Closer look at Asst. Chief Deputy Greenwood's murder suspect

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Murder suspect William Francis Kenny had years-long grudge against Harris County officials.

The man suspected of killing Harris County Pct. 3 Assistant Chief Deputy Clint Greenwood murder was deliberate in his planning and already dead, even as authorities continued their search.

The suspect, identified as 64-year-old William Francis Kenny, committed suicide the day after he shot Greenwood outside the Baytown courthouse.


ABC13 Investigates reporter Ted Oberg took a closer look at Kenny and found that he had been writing about Greenwood for years.
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New information into what William Kenny did before Greenwood murder



For a long time, at least since Valentine's Day 2012, Kenny has been complaining about law enforcement. It appears his long-standing disputes with authorities stem back to that day and an argument that started over family photographs.

TIMELINE: Bill Kenny's long, meticulous and detailed accounts of interactions with officials for years after incident


A relative complained that he was involved in a domestic dispute in his west Harris County home that day. It was part of an investigation, but he, nor anyone else, was charged.

Since that day, Kenny has been making lengthy and numerous complaints about what he called corruption within Harris County.

A website linked to Kenny shows a long-standing grudge with law enforcement authorities throughout Harris County. According to Fryroad.com, a 911 complaint was made against Kenny in 2012 by his then father-in-law.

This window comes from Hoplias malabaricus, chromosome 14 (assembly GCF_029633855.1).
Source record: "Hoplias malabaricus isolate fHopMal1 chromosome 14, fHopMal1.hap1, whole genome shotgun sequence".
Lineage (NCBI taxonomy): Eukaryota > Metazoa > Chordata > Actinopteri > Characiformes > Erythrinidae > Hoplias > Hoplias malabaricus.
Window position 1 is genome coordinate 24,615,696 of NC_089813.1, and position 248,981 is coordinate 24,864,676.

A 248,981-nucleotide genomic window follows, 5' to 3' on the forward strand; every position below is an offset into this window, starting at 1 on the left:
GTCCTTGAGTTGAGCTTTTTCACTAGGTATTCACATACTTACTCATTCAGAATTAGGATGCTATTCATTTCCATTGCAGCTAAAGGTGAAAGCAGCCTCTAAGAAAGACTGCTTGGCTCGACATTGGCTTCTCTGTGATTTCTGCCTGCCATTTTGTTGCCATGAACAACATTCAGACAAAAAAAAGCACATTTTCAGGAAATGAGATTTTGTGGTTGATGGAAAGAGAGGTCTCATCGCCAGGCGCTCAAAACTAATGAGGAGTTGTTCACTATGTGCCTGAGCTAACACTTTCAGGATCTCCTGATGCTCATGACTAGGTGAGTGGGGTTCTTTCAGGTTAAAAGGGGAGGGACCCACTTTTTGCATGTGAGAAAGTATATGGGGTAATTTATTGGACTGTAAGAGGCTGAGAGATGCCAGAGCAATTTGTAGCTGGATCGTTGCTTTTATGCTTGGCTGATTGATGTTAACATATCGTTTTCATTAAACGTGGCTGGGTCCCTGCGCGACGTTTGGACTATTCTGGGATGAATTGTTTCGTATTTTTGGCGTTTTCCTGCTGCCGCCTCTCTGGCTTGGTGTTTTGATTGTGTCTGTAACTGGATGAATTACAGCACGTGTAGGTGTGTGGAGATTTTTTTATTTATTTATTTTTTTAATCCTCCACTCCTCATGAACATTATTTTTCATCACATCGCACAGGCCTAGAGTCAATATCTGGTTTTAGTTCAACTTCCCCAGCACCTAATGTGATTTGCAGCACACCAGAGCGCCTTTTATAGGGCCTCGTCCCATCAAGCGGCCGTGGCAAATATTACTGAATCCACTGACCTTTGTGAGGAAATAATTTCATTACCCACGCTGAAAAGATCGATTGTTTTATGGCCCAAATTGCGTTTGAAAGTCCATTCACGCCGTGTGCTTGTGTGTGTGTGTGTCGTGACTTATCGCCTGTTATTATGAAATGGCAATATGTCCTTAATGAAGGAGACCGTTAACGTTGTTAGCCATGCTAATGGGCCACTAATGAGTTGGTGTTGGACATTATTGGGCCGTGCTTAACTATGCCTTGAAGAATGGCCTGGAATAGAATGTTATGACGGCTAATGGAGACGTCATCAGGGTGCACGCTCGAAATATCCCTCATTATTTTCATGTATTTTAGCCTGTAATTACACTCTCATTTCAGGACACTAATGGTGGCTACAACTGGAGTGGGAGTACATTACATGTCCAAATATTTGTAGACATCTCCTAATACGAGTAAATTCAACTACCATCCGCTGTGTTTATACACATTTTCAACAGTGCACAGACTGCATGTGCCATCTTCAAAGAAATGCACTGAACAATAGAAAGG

"My son-in-law has gone nuts," the caller said.

Shortly after, Kenny filed an internal affairs complaint against the officers who responded.

Since then, meticulous notes posted online show a near obsession with investigating why he was investigated, including a list of dozens of county employees Kenny called corrupt. Greenwood's name was mentioned more than once.

It lists more than 50 other "empowered government employees" - 24 are listed by name - staffers at the county attorney's office, the district attorney's office, the attorney general's office and Harris County Sheriff's Office.

Greenwood's name was the highest ranking official singled out on the site.

The website also includes dozens of phone calls, supposedly made by Kenny to county employees, including Greenwood. He attempts to reach Greenwood, unsuccessfully, at least 20 times.

It's still unclear whether Kenny ever met or spoke to Greenwood before his death.

He also posted emails detailing his grudge and photos of himself, he claims, after the altercation with his wife.

In some of his online postings, Kenny said that Greenwood was "a legal criminal lacking basic ethics, he has a badge and a law degree but doesn't know right from wrong."

"Major Greenwood knowingly, willingly, intentionally framed an innocent Harris County citizen to conceal [Internal Affairs Department] wrongdoing."

VIDEO: Authorities provide update on Greenwood murder investigation

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Watch the entire news conference on the Greenwood case



Sources also told ABC13's Jessica Willey that Kenny moved out of his Greenspoint-area apartment less than two weeks before the murder.

The weekend before, he rented the Nissan that was caught on surveillance video at multiple locations and the night before, he spent the night at a motel 10 miles from the scene.

Three hours after the deadly ambush, Kenny returned the vehicle.

At 8 a.m. the next morning, Tuesday, April 4, HPD received a call about a suicide outside Ben Taub. Kenny was listed as a "John Doe" until he was identified April 10.

Greenwood was laid to rest Thursday after a memorial service with hundreds at Second Baptist Church.
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Family and friends remember Assistant Chief Deputy Greenwood.

TIMELINE OF EVENTS FROM FATAL SHOOTING OF DEPUTY

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Timeline of events surrounding the killing of Asst. Chief Greenwood

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Related Topics:
newsdeputy-involved shootinginvestigationmurdershootingTed Oberg InvestigatesBaytown
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